The newest addition to this redesign is a section we call Bits & Pieces, a reference to the Lawrence Weiner text-based artwork that hangs outside our building (see our Lawrence Weiner piece). This section is composed of shorter stories on various topics related to the Walker: our community partnerships, recent acquisitions of artworks, calls for entries to competitions, special initiatives, behind-the-scenes anecdotes, coined terms and museum lingo, blog excerpts, etc. It’s our opportunity to present the inner workings of an active cultural institution, update members and visitors on recent developments, and highlight people and programs that populate and support it. It’s our corral for bite-sized content that had no place in the old magazine. This section supports our readers desire to know more about the Walker at large and behind the scenes as well as for us to tell the public about interesting new things, whether our new bike rental station or that teens can now get in free to the Walker galleries on any day of the week (except Mondays when we are closed!).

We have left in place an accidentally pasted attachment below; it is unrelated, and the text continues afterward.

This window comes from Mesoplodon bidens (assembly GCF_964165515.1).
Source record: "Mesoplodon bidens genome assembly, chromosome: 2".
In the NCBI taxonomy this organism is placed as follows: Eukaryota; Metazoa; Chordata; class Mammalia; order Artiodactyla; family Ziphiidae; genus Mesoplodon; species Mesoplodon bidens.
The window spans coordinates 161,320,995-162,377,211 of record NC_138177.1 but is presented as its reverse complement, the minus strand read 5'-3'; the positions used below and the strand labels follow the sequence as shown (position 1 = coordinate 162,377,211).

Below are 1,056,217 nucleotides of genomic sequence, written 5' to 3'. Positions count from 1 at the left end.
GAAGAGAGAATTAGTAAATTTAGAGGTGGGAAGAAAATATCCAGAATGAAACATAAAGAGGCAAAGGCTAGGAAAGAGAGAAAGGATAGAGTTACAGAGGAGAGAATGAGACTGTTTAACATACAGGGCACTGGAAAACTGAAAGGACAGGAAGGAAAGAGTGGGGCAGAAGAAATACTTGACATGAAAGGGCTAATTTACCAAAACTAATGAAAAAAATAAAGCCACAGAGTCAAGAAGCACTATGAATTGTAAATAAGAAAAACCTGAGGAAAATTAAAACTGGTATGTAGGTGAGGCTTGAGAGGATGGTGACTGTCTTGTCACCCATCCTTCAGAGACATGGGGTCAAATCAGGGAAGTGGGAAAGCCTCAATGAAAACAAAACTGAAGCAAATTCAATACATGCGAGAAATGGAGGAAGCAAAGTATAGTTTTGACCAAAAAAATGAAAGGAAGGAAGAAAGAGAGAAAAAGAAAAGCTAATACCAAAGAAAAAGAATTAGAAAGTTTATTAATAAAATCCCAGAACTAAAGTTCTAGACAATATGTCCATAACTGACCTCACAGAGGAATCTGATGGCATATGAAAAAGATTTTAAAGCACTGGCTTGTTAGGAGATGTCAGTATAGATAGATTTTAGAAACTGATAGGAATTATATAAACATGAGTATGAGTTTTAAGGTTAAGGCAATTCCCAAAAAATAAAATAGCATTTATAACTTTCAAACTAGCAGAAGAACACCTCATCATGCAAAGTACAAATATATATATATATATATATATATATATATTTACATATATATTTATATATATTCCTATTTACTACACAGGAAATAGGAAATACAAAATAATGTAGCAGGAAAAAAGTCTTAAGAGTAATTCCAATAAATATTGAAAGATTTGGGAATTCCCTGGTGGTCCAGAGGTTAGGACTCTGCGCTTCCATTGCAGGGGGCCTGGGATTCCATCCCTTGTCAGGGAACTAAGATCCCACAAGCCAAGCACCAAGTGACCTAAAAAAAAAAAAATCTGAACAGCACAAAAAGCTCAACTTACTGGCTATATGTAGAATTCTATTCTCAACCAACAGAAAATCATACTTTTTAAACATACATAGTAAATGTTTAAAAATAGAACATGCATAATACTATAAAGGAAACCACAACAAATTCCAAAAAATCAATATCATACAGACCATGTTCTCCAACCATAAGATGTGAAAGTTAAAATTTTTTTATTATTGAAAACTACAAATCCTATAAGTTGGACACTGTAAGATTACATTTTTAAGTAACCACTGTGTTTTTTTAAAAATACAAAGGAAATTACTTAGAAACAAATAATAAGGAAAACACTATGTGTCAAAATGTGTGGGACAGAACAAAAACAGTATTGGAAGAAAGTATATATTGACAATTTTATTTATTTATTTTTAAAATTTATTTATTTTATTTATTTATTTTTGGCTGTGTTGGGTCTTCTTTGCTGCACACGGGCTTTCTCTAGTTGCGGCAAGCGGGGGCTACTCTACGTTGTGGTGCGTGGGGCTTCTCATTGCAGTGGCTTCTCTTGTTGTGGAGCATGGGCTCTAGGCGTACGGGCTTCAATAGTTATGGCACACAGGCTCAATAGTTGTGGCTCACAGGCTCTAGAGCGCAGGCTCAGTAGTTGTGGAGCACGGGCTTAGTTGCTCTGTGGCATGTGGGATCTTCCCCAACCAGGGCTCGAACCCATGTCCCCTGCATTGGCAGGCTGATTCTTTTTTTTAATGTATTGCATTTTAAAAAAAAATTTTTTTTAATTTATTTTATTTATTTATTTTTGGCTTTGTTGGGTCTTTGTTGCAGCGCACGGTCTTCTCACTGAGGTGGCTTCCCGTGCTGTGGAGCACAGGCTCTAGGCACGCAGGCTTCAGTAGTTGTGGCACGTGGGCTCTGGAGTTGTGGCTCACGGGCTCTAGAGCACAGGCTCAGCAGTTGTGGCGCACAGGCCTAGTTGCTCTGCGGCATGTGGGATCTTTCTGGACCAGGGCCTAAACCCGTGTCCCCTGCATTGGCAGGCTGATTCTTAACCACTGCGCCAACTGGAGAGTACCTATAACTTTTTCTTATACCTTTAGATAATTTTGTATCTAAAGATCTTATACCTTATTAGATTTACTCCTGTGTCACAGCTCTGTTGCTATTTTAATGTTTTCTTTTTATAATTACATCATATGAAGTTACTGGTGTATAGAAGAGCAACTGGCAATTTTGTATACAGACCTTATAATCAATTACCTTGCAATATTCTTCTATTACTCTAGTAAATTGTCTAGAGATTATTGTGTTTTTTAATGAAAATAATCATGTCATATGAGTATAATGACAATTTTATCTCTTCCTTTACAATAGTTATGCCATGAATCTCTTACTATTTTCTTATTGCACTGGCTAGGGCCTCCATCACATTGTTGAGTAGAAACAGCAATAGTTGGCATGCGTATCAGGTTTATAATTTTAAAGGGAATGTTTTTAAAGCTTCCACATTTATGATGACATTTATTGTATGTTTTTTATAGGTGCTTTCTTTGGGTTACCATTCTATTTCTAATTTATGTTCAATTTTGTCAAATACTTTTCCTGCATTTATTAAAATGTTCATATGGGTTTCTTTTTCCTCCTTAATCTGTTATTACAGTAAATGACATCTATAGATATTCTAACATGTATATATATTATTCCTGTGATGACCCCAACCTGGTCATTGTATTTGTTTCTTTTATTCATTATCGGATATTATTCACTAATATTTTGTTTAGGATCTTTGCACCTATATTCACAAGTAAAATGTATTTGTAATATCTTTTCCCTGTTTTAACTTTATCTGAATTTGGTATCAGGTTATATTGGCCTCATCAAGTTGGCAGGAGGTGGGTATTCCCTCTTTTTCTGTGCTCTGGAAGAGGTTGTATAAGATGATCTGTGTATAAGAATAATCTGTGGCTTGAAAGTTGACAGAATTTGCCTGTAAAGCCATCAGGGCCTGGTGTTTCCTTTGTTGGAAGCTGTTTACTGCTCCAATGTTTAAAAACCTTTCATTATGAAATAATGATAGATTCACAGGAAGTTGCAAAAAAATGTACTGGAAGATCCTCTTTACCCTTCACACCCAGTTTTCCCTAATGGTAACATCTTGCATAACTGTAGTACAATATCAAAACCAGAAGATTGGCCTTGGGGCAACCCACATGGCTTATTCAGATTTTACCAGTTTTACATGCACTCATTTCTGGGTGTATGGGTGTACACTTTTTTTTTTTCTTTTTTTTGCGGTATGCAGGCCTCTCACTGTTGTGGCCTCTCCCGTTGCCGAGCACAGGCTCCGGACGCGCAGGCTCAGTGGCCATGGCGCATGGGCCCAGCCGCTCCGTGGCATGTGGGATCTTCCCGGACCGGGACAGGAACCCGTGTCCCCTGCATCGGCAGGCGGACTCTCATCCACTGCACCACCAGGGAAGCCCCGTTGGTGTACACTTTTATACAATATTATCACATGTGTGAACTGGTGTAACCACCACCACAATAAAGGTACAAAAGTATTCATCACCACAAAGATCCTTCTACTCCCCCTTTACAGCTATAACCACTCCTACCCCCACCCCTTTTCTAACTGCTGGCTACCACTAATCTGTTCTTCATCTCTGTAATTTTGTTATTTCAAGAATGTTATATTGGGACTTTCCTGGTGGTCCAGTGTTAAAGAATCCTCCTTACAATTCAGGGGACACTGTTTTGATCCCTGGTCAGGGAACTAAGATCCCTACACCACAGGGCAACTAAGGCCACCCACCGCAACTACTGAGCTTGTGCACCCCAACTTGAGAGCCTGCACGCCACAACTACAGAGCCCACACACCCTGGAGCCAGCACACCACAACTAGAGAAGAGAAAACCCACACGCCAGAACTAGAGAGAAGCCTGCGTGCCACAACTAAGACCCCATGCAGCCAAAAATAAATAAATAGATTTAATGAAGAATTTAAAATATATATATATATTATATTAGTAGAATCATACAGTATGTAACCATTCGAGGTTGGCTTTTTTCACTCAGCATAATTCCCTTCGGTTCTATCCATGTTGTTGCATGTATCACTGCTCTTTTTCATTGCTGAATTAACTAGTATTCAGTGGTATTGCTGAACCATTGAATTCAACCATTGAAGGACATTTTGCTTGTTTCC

Having a larger page count allows for more developed stories, larger images, and the opportunity for more dramatic layouts. Our resulting design gives images more room, stories more white space, and a distinct look from the rest of the magazine as a whole. Feature stories are complemented by extended captions for images and pull quotes highlighting the artist’s or author’s voice. Editorially, we are experimenting with developing new types of articles, bringing in outside authors, re-purposing content from other Walker publications and initiatives (this month features Art on Call excerpts from From Here to There: Alec Soth’s America), and featuring the artists themselves (last issue, we focused in on a perplexing diagram from Ralph Lemon). We’ve also streamlined some elements of the copy, notably the time/date/price of events, related events, related products, and sponsors/funding for a particular program, which have been placed into an info-bar at the end of each feature, serving as a one-stop resource for more information about particular programs. Designing a spread to act as a feature story that you want to read, yet allowing for the massive amounts of practical event information that we have to get across is perhaps the biggest challenge. It was also a key illustration of the tension of switching models from more of a newsletter like we had before, which is dedicated to promoting individual events to an editorial magazine, which tries to balance story content with event information. We are very enamored with language, the poetic nature of words, which is something we try to highlight through the typographic treatment of the headlines (we are particularly fond of “Earth, Wind, and Fire, or to Overcome the Paradox of Yves Klein, the Molecular Child Who Wrote to Fidel Castro on His Way to Disneyland” !)